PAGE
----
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Ublas :

From: Gunter Winkler (guwi17_at_[hidden])
Date: 2006-10-13 01:57:11

On Friday 13 October 2006 00:59, Nico Galoppo wrote:
> // !! needs negative sign here!
> //ublas::vector_expression<V> minus_b = - b;
> bone->get_core().save_solution(ublas::subrange( - b(), c, c+6));

Why do you use (-b)() and not just (-b)? The latter is the vector_expression?
If you have difficulties to define the correct overload of subrange(), then
you can directly try to use project().

> I have some efficiency concerns on that last line. If all the data in b()
> is going to be multiplied by -1.0 and stored in a temporary variable at
> each iteration in the for loop, then this is going to be ugly.
> I tried the uncommenting the line second-to-last line and replacing -b() by
> minus_b, but the compiler didn't like that:
> d:\dev\hybrid\hybrid\articulated\character_baraff.h(179) : error C2440:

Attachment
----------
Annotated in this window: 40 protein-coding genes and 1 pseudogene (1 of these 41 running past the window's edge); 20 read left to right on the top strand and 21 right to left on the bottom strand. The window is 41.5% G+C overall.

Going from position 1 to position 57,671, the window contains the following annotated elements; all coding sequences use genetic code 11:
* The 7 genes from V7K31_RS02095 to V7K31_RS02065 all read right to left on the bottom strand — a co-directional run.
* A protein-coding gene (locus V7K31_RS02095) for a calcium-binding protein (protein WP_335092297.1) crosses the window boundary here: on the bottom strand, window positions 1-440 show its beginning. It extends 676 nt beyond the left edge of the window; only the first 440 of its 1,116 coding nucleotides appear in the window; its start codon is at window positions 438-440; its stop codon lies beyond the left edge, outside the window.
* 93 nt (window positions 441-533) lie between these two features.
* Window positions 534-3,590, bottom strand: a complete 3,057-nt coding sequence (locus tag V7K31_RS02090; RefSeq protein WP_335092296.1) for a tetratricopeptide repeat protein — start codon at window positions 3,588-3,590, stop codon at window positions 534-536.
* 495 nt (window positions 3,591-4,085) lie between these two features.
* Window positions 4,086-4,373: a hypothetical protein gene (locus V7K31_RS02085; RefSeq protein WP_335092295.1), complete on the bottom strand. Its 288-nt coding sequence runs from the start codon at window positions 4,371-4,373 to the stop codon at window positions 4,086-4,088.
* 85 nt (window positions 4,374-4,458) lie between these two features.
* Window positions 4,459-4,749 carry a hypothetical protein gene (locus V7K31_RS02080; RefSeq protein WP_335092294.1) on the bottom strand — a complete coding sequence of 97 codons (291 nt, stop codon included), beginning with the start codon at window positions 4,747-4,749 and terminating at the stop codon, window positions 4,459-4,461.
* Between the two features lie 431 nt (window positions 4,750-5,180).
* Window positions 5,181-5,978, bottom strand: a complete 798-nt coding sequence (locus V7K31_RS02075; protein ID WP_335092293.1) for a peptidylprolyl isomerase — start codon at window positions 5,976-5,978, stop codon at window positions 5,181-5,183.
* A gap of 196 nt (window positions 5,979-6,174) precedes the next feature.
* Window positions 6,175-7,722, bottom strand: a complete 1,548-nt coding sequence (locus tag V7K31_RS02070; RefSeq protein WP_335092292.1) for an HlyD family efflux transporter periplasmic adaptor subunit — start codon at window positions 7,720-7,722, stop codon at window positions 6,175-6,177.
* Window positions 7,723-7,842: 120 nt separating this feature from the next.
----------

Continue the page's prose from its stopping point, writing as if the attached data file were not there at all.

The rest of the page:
> 'initializing' : cannot convert from
> 'boost::numeric::ublas::vector_unary<E,F>' to
> 'boost::numeric::ublas::vector_expression<E>'

vector_expression<V> is the base type of any ublas vector-like type. (See
Barton-Nackman-Trick or CRTP, )
Thus creating an intance of vector_expression<X> is not useful. You have to
create an instance of the correct type. For (-b) it is:
vector_unary< V, scalar_minus<V> > (see vector_expression.hpp)

In general I would not recommend to explicitly use instances of ublas
expressions, first because the construction of types is compicated and may
change and second because ublas expression are designed to be short living
proxies that may become invalid after one use.

I'd like to add another general comment: If you write functions using ublas
classes, it is better to define them for vector_expressions and
matrix_expression instead of vector and matrix (return types should be
vectors and matrices is most cases).

template <class VECTOR, class MATRIS>
VECTOR do_something(const VECTOR& x, const MATRIX& m) ...

should be defined as

template <class VECTOR, class MATRIS>
VECTOR do_something(const vector_expression<VECTOR>& x, const
matrix_expression<MATRIX>& m) ...

and if you have to operate on subranges, you can even use

template <class VECTOR, class MATRIS>
VECTOR do_something(const vector_expression< vector_range<VECTOR> >& x, const
matrix_expression<MATRIX>& m) ...